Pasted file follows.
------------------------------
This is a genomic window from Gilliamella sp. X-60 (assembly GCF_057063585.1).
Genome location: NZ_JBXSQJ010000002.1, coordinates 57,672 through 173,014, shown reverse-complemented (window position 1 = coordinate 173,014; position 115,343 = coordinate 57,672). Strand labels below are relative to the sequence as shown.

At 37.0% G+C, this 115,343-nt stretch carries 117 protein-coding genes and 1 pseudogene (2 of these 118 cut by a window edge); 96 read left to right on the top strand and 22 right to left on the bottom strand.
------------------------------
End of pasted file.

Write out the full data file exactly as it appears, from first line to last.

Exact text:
This is a genomic window from Gilliamella sp. X-60 (assembly GCF_057063585.1).
Genome location: NZ_JBXSQJ010000002.1, coordinates 57,672 through 173,014, shown reverse-complemented (window position 1 = coordinate 173,014; position 115,343 = coordinate 57,672). Strand labels below are relative to the sequence as shown.

At 37.0% G+C, this 115,343-nt stretch carries 117 protein-coding genes and 1 pseudogene (2 of these 118 cut by a window edge); 96 read left to right on the top strand and 22 right to left on the bottom strand.